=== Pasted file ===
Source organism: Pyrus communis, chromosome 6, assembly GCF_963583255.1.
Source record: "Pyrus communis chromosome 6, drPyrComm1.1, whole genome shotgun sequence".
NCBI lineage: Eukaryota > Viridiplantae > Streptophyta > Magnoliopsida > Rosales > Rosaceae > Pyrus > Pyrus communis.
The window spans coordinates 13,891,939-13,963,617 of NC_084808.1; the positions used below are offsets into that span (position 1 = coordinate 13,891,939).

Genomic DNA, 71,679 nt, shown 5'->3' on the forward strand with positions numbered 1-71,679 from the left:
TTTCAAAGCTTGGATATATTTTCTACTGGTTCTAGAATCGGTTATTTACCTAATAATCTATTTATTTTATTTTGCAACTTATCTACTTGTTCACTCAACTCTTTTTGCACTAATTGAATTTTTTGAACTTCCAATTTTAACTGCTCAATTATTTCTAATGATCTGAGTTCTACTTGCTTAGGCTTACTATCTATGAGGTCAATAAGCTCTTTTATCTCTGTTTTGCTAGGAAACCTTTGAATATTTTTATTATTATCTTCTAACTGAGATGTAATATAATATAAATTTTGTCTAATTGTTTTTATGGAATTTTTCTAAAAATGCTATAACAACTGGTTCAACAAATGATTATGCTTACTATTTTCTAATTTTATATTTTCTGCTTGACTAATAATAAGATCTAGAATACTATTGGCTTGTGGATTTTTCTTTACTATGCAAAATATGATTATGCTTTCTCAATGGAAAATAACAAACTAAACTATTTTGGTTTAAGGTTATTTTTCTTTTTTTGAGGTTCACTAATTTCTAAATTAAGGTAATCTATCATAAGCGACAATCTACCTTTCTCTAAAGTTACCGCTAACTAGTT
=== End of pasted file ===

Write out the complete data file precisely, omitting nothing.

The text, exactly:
Source organism: Pyrus communis, chromosome 6, assembly GCF_963583255.1.
Source record: "Pyrus communis chromosome 6, drPyrComm1.1, whole genome shotgun sequence".
NCBI lineage: Eukaryota > Viridiplantae > Streptophyta > Magnoliopsida > Rosales > Rosaceae > Pyrus > Pyrus communis.
The window spans coordinates 13,891,939-13,963,617 of NC_084808.1; the positions used below are offsets into that span (position 1 = coordinate 13,891,939).

Genomic DNA, 71,679 nt, shown 5'->3' on the forward strand with positions numbered 1-71,679 from the left:
TTTCAAAGCTTGGATATATTTTCTACTGGTTCTAGAATCGGTTATTTACCTAATAATCTATTTATTTTATTTTGCAACTTATCTACTTGTTCACTCAACTCTTTTTGCACTAATTGAATTTTTTGAACTTCCAATTTTAACTGCTCAATTATTTCTAATGATCTGAGTTCTACTTGCTTAGGCTTACTATCTATGAGGTCAATAAGCTCTTTTATCTCTGTTTTGCTAGGAAACCTTTGAATATTTTTATTATTATCTTCTAACTGAGATGTAATATAATATAAATTTTGTCTAATTGTTTTTATGGAATTTTTCTAAAAATGCTATAACAACTGGTTCAACAAATGATTATGCTTACTATTTTCTAATTTTATATTTTCTGCTTGACTAATAATAAGATCTAGAATACTATTGGCTTGTGGATTTTTCTTTACTATGCAAAATATGATTATGCTTTCTCAATGGAAAATAACAAACTAAACTATTTTGGTTTAAGGTTATTTTTCTTTTTTTGAGGTTCACTAATTTCTAAATTAAGGTAATCTATCATAAGCGACAATCTACCTTTCTCTAAAGTTACCGCTAACTAGTT